Slowness of JDK 1.1.x String.intern() [was Re: SAX, Java, and Namespaces ]

james anderson James.Anderson at
Fri Feb 12 16:21:02 GMT 1999

(NB: I'm not a javist, so please forgive a silly question...)

What are the prospects of a form of intern which partitions the interned
string cache? if this is done, then the entire issue of namespaces disappears
for applications: they never need to "look inside" the string. A
namespace-aware parser parses to partitioned caches, an non-aware parser
parses to a single. The string "looks" ok from for the respective worldview
without further massaging, should one need to use it. If the application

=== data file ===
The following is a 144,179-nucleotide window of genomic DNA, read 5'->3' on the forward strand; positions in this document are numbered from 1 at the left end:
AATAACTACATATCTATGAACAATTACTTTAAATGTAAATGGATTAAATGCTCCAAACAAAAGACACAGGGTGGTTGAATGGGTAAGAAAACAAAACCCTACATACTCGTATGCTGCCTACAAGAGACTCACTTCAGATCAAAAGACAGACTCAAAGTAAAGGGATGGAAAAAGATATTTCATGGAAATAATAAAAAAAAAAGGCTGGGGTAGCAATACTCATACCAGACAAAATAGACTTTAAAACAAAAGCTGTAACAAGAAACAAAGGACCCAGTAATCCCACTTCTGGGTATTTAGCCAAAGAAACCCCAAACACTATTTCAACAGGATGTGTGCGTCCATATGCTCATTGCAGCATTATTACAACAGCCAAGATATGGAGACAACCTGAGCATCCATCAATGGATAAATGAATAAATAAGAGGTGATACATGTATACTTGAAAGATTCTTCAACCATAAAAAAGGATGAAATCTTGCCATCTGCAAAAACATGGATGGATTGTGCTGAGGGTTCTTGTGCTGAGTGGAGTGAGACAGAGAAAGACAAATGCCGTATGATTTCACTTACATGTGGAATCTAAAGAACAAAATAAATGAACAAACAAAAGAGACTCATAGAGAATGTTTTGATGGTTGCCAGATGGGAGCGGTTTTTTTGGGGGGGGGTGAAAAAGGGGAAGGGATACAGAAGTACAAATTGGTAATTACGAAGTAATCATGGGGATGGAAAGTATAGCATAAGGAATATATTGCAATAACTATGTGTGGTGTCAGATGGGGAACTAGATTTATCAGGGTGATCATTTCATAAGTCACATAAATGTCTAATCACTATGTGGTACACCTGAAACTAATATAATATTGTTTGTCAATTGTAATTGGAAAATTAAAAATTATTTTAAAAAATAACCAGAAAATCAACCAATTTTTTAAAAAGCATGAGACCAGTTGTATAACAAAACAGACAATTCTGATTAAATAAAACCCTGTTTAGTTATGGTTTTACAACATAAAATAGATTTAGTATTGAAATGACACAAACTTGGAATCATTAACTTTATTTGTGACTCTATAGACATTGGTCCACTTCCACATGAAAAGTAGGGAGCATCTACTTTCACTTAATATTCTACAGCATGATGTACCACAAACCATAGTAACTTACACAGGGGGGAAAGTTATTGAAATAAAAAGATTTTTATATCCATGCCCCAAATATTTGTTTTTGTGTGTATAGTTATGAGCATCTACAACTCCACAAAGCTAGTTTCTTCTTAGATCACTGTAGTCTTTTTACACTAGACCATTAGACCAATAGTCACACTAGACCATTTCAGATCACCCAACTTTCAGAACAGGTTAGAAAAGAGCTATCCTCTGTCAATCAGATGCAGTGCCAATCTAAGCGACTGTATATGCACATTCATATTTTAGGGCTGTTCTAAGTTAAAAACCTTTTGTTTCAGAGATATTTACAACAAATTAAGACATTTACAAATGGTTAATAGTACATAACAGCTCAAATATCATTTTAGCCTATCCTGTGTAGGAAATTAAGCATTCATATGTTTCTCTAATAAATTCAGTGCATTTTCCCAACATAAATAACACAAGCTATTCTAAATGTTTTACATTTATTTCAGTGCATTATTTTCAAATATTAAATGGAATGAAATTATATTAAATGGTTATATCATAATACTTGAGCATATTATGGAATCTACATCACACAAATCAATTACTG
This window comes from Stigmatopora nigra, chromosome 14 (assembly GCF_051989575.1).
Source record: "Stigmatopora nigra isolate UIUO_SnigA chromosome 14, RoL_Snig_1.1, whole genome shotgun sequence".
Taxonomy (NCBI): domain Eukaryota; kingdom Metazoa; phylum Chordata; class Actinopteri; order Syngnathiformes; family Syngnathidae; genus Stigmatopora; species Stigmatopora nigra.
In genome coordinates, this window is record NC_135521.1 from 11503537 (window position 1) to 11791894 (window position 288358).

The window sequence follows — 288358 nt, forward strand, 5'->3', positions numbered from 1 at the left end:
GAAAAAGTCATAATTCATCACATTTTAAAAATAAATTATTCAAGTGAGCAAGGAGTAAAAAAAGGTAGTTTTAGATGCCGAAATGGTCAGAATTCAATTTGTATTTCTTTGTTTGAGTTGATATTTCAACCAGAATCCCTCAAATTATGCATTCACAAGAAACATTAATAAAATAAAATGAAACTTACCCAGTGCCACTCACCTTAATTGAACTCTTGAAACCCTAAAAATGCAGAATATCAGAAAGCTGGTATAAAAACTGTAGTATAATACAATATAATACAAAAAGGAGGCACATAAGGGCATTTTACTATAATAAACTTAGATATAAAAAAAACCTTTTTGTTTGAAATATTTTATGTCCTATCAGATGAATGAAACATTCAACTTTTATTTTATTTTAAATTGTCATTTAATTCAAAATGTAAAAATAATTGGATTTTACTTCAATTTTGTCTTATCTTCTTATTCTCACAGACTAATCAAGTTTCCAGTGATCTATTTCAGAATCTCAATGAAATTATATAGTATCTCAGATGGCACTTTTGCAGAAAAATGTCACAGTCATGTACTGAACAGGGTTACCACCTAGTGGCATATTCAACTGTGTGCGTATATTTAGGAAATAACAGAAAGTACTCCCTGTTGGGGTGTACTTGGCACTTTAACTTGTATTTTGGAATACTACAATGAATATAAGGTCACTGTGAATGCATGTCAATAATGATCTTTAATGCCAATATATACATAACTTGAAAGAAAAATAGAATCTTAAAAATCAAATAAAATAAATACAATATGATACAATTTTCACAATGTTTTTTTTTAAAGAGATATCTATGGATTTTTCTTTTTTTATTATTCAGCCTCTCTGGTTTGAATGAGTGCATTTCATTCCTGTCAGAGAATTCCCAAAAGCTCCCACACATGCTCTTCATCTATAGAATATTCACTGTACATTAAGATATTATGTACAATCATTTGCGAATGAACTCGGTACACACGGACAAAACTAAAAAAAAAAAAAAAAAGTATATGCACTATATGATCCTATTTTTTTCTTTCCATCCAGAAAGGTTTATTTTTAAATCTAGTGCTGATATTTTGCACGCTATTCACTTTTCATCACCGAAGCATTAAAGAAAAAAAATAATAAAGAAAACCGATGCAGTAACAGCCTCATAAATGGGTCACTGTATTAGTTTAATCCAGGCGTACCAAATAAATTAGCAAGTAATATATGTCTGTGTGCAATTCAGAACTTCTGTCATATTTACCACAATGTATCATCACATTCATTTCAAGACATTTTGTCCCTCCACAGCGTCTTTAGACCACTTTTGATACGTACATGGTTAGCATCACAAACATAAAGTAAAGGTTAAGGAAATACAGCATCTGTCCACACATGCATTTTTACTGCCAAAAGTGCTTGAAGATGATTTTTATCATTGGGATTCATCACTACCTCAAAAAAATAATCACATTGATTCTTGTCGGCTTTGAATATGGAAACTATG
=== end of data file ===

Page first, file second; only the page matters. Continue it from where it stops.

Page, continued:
wishes to intern strings it simply observes the same discipline. 

David Brownell wrote:
> ...
> This gives "per-parse" uniqueness, which is valuable to a fair
> degree beyond the performance win of avoiding allocating a new
> string.
> However, Sun's package currently goes one step further and actually
> interns that string.  It's such a small cost (on top of the cost
> to check that array-to-string cache in the first place) that it's
> barely measurable.  (Anyone try "java -Xrunhprof:cpu=samples ..." on
> JDK 1.2/SPARC?)
> That provides "per-VM" uniqueness which has turned out to be handy
> for things like stylesheet processing -- comparing strings in the
> stylesheet and source document is quite fast, and that does add
> up to a performance difference in template matching.

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